The story of two wolves is a Cherokee Indian legend illustrating the most important battle of our lives―the one between good and bad within us. Here is how the story goes:
An old Cherokee is teaching his grandson about life. “A fight is going on inside me,” he said to the boy.
“It is a terrible fight and it is between two wolves. One is evil – he is anger, envy, sorrow, regret, greed, arrogance, self-pity, guilt, resentment, inferiority, lies, false pride, superiority, and ego.” He continued, “The other is good – he is joy, peace, love, hope, serenity, humility, kindness, benevolence, empathy, generosity, truth, compassion, and faith. The same fight is going on inside you – and inside every other person, too.”
The grandson thought about it for a minute and then asked his grandfather, “Which wolf will win?”
The old Cherokee simply replied, “The one you feed.”
Feeding ourselves with negative thoughts can bring out the worst in ourselves. Although it’s normal to think negatively, if we continually fuel ourselves with disempowering thoughts, then envy, greed, arrogance, anger, and self-pity, as the story says, invade our lives. Conversely, positive thinking fuels the goodness within us. We exude joy, peace, hope, kindness, and love.
Most of us, however, would agree that our thoughts come and go so quickly that it seems impossible to manage them. But by saying affirmations and practicing self-compassion, we gain confidence and shape life in the direction we want it to go.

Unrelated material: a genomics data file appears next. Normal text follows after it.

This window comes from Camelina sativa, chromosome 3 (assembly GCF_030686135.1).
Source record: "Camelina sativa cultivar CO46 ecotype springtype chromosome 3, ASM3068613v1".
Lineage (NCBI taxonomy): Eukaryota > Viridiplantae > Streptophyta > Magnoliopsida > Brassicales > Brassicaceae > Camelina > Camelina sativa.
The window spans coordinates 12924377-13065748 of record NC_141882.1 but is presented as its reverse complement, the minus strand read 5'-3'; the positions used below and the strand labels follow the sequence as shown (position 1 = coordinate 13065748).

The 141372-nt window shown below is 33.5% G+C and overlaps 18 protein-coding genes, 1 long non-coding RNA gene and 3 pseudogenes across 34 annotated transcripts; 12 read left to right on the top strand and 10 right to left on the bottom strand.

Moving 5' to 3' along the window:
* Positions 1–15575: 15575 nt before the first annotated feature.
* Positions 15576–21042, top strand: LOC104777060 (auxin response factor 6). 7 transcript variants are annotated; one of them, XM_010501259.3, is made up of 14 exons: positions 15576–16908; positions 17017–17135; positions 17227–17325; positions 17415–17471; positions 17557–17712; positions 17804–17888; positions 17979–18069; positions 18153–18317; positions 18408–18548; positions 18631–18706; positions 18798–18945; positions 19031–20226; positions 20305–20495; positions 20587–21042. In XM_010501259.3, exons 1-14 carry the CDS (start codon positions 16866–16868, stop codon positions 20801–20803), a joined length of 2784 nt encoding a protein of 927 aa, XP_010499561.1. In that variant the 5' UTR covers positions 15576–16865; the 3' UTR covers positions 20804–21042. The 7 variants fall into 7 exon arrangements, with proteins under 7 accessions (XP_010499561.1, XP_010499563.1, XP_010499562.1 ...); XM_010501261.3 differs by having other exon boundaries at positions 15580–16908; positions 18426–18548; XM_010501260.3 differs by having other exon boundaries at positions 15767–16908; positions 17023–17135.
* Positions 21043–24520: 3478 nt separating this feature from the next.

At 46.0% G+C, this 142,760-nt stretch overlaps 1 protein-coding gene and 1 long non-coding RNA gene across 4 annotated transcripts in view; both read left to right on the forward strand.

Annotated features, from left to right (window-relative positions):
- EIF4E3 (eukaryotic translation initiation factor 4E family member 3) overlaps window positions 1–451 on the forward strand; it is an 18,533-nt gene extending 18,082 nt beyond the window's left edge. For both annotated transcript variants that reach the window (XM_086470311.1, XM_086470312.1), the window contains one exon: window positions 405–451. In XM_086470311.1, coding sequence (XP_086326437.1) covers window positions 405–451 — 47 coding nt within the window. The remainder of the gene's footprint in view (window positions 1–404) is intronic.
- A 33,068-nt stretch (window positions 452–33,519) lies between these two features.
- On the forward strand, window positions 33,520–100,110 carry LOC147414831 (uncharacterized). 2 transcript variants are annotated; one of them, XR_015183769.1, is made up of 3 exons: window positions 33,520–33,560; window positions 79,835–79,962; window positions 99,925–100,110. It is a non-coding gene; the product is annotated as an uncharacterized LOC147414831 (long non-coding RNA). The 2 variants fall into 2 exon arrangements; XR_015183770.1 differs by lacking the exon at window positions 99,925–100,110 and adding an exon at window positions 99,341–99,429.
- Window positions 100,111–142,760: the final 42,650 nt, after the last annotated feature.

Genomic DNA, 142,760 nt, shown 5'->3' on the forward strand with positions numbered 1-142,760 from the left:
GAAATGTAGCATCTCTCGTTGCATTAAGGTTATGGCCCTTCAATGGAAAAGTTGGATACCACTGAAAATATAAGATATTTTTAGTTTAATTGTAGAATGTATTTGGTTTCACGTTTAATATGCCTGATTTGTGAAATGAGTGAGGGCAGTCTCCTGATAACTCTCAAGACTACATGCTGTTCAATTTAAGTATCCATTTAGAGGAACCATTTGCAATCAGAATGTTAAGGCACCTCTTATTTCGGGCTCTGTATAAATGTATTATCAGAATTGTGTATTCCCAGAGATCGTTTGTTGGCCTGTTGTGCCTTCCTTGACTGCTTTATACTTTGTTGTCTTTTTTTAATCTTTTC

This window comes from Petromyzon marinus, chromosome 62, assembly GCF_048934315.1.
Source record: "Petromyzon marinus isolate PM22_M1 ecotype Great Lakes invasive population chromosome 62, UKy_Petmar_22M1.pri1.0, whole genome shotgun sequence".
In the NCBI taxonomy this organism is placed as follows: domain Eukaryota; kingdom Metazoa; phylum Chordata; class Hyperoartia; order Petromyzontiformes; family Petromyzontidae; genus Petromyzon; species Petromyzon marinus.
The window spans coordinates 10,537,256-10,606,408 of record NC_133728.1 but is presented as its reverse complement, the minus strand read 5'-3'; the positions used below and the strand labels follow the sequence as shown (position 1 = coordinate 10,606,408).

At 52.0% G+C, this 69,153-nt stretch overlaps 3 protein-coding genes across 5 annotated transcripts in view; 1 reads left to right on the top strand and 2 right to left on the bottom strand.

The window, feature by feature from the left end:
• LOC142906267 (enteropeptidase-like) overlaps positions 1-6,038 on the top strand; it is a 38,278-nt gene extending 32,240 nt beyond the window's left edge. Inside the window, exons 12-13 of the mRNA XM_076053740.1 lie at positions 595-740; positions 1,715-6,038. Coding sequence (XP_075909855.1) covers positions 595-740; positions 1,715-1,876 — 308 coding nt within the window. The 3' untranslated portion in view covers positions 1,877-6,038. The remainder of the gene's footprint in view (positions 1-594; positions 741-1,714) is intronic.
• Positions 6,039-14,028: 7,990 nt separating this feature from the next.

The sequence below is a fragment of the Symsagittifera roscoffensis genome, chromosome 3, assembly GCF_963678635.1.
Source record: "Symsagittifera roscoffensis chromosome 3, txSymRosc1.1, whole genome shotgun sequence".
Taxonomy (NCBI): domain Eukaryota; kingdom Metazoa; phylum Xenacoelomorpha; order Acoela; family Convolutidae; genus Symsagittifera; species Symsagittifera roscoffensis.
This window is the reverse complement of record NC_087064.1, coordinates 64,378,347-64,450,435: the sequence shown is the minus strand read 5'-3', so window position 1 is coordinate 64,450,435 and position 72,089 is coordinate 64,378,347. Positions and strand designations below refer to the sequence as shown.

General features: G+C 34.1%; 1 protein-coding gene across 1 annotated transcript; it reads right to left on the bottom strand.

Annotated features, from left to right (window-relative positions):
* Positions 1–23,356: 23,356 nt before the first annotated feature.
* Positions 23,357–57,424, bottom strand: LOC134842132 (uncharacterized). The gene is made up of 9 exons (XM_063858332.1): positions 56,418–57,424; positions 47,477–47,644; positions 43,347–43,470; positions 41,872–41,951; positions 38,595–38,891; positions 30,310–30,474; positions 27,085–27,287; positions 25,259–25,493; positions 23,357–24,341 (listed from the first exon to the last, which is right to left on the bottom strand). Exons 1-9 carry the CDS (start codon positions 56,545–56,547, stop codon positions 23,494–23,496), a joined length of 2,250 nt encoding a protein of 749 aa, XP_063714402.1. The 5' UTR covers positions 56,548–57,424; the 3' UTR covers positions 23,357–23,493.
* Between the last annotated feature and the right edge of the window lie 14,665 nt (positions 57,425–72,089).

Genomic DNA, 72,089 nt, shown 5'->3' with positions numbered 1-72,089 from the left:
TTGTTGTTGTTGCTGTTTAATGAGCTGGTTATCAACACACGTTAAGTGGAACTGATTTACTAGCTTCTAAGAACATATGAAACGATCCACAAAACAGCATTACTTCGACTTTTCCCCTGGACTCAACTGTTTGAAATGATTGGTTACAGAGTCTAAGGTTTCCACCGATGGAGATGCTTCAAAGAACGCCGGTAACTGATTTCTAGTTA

Are you allowing negative thoughts to rule your mind? You can learn to manage your thoughts by becoming more aware of them. Then, you can change negative thoughts into positive ones. For example, if you think, “I can’t do anything right,” first understand that this thought is false. You may think you are a failure or not smart, but it’s simply not true. Unfortunately, these false beliefs are shaping your life. So if you notice yourself having negative thoughts, recognize that they are not valid and then create positive affirmations to counter them. If you think, “I’m not lovable,” instead think, “I deserve love, trust, and peace in my life.” Affirmations are powerful and can launch you on the path to positive change.
Being kinder to yourself can radically change your life, especially when you are suffering or feel inadequate. Mercilessly judging or criticizing yourself can keep you stuck in anxiety and depression. If you feed your mind with thoughts of “I’m not good enough” and “I’m a failure,” negative emotions like self-pity, anger, and resentment appear. But when you are more compassionate towards yourself, you feel happier.
So how can you become more self-compassionate? You can encourage and support yourself with the same words you would use if comforting a good friend. Also, you forgive yourself for any mistakes you have made. You go after what you want and treat yourself with respect. You stand up for yourself and set healthy boundaries. In essence, you become your strongest advocate, your biggest cheerleader.
Ultimately, by recognizing the harm you may be doing to yourself, you can apply self-compassion to bring out the best in you.
Our negative thoughts can create anxiety, anger, resentment, jealousy—an array of disempowering emotions. Positive thoughts can create greater peace, confidence and a better outlook on life. We can learn how to manage our thoughts by saying affirmations and practicing self-compassion—all we need to do is exercise our power of choice and choose to feed the good wolf within us.
Which wolf are you feeding? Remember, you always have a choice!
- The Legend of Two Wolves by Celestial Elf (animated video of the Two Wolves story)
- The One You Feed podcast